Scientists ask governor to maintain roadless areas
March 9th, 2006

HELENA (AP) -- Dozens of scientists from around the state urged Gov. Brian Schweitzer Wednesday to recommend that Montana's roadless areas remain so to conserve the state's clean water and wildlife.

"Our collective experience and research shows that roadless areas are important buffers for water quality and wildlife, given the ever increasing cumulative pressures of human activities in Montana," said Jack Stanford, director of the Flathead Lake Biological Station.

The Bush administration is moving to allow logging or other commercial activities on millions of roadless acres in the nation's forests. The governors are being allowed to weigh in on the specifics in their states.

Schweitzer has asked county commissioners to detail plans for any new roads that are needed in roadless areas in their counties, including analysis of the roads' environmental impact, construction and maintenance costs and a summary of community support. Those plans were due March 1, and the governor's office is analyzing them, said Hal Harper, Schweitzer's chief policy adviser.

Several scientists met with Schweitzer Wednesday to discuss the roadless issue and deliver a letter signed by over 100 Montana scientists urging that the state's roadless areas remain that way.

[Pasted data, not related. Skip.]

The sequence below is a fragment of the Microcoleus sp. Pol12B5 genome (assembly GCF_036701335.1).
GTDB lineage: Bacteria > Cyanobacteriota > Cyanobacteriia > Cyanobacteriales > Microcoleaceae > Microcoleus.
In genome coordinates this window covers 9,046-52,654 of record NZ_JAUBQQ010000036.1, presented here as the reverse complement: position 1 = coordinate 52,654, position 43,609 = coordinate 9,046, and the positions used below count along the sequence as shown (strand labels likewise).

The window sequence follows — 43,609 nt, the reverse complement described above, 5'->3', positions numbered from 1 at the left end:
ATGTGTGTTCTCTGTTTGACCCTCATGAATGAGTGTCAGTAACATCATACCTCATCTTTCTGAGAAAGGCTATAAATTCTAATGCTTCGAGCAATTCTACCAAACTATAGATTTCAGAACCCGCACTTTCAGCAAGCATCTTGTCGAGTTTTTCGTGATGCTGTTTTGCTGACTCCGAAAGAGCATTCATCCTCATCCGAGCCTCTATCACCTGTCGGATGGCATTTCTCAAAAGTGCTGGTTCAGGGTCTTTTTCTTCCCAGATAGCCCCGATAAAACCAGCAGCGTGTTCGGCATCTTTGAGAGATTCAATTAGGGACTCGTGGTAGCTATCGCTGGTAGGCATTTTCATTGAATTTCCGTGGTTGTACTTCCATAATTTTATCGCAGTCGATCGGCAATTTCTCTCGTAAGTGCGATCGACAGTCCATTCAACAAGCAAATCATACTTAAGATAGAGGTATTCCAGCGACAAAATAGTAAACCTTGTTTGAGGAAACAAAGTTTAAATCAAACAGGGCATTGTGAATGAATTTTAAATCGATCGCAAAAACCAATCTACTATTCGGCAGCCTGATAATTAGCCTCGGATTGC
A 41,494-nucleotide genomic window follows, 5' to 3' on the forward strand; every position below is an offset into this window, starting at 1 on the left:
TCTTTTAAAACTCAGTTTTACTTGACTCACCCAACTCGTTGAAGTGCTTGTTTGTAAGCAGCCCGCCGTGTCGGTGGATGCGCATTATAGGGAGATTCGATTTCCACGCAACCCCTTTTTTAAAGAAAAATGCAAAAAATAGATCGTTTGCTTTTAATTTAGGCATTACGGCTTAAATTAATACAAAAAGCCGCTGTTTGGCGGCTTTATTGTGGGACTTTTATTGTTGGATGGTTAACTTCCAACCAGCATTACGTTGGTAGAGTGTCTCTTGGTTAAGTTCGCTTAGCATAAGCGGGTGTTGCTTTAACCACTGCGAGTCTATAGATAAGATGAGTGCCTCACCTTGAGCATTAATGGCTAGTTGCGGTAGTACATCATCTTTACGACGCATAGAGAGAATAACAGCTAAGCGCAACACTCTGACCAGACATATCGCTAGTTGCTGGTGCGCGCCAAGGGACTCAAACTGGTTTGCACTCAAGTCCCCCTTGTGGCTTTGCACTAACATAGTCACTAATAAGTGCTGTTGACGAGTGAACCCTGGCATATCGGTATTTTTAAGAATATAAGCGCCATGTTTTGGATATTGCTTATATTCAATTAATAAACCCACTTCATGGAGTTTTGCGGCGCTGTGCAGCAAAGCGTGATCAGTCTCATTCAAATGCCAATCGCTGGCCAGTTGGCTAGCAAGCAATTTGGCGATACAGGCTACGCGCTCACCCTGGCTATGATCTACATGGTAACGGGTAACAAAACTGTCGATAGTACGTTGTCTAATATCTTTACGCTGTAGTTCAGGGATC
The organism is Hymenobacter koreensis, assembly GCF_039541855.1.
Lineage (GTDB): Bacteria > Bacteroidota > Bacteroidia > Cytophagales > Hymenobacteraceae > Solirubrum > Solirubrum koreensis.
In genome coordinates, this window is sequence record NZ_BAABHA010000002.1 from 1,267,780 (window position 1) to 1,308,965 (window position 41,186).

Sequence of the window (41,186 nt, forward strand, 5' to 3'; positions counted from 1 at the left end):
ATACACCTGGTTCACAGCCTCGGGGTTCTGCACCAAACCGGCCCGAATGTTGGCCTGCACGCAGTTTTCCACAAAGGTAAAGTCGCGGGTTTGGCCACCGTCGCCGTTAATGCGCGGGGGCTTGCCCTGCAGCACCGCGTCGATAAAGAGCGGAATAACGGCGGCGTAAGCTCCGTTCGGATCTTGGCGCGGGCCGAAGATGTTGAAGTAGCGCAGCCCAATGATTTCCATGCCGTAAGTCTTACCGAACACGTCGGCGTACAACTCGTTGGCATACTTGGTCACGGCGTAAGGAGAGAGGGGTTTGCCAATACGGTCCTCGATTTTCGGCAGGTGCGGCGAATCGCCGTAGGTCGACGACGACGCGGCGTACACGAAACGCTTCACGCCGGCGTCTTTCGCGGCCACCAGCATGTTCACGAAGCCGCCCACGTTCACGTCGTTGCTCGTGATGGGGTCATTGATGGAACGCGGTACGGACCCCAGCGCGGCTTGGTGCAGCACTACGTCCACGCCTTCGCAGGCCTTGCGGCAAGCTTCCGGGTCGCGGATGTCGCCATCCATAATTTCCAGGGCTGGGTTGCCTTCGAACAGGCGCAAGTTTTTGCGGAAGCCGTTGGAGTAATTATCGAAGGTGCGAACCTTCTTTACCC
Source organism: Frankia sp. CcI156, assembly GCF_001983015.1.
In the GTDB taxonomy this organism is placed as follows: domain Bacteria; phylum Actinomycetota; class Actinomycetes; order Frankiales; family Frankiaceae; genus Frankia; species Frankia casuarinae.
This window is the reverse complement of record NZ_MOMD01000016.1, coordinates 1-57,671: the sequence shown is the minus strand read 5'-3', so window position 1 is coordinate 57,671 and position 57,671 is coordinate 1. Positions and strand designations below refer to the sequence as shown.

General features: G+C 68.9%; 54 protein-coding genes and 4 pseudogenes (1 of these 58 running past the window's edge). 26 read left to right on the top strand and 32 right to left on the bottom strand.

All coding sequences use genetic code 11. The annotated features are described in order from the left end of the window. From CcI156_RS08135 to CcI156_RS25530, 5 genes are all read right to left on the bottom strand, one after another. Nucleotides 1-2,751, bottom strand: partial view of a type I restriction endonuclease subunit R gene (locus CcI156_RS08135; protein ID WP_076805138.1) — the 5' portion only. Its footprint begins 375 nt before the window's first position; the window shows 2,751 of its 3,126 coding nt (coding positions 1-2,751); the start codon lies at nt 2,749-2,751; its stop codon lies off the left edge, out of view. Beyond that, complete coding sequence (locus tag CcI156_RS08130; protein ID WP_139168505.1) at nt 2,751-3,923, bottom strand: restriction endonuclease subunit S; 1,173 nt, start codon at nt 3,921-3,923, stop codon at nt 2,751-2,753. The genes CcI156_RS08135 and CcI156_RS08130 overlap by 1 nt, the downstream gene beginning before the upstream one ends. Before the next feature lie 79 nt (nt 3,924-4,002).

"Maintaining a roadless status increases the value of hunting and other recreational activities in Montana," Stanford said. "A roadless policy should not hinder effective management of natural resources in any way."  Montana has 6.3 million acres of roadless lands.

The letter says the state's cleanest waters come from roadless areas, the most viable populations of bull and cutthroat trout use roadless tracts for spawning, and large animals are "diverse and abundant in the mountain areas because they have refuge for rest, feeding and reproduction in large, ecologically complex landscapes."
"Roads fragment these landscapes," the letter says.
Schweitzer has said the state's roadless areas don't need any more roads.

"With proper management, currently roaded forest lands can supply the logs necessary to keep Montana's mills running, and help sustain our rural communities across the state."